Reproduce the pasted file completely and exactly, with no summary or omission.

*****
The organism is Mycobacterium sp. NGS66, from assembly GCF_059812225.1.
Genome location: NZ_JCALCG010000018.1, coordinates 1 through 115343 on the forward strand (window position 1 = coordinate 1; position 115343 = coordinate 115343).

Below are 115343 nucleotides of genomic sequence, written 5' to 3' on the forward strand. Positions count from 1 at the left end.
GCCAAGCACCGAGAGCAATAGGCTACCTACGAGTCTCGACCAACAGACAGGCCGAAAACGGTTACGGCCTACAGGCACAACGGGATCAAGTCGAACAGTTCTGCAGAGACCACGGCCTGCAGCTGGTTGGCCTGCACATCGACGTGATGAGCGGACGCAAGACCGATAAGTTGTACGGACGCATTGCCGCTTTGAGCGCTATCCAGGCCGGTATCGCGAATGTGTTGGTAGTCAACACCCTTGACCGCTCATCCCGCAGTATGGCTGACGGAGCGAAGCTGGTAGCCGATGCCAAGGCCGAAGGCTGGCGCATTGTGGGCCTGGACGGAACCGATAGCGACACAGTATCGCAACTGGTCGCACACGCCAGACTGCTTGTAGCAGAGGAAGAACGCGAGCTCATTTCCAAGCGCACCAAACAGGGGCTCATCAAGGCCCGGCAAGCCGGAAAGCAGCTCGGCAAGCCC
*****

The organism is Mycobacterium sp. NGS66, from assembly GCF_059812225.1.
Genome location: NZ_JCALCG010000018.1, coordinates 1 through 115343 on the forward strand (window position 1 = coordinate 1; position 115343 = coordinate 115343).

Below are 115343 nucleotides of genomic sequence, written 5' to 3' on the forward strand. Positions count from 1 at the left end.
GCCAAGCACCGAGAGCAATAGGCTACCTACGAGTCTCGACCAACAGACAGGCCGAAAACGGTTACGGCCTACAGGCACAACGGGATCAAGTCGAACAGTTCTGCAGAGACCACGGCCTGCAGCTGGTTGGCCTGCACATCGACGTGATGAGCGGACGCAAGACCGATAAGTTGTACGGACGCATTGCCGCTTTGAGCGCTATCCAGGCCGGTATCGCGAATGTGTTGGTAGTCAACACCCTTGACCGCTCATCCCGCAGTATGGCTGACGGAGCGAAGCTGGTAGCCGATGCCAAGGCCGAAGGCTGGCGCATTGTGGGCCTGGACGGAACCGATAGCGACACAGTATCGCAACTGGTCGCACACGCCAGACTGCTTGTAGCAGAGGAAGAACGCGAGCTCATTTCCAAGCGCACCAAACAGGGGCTCATCAAGGCCCGGCAAGCCGGAAAGCAGCTCGGCAAGCCC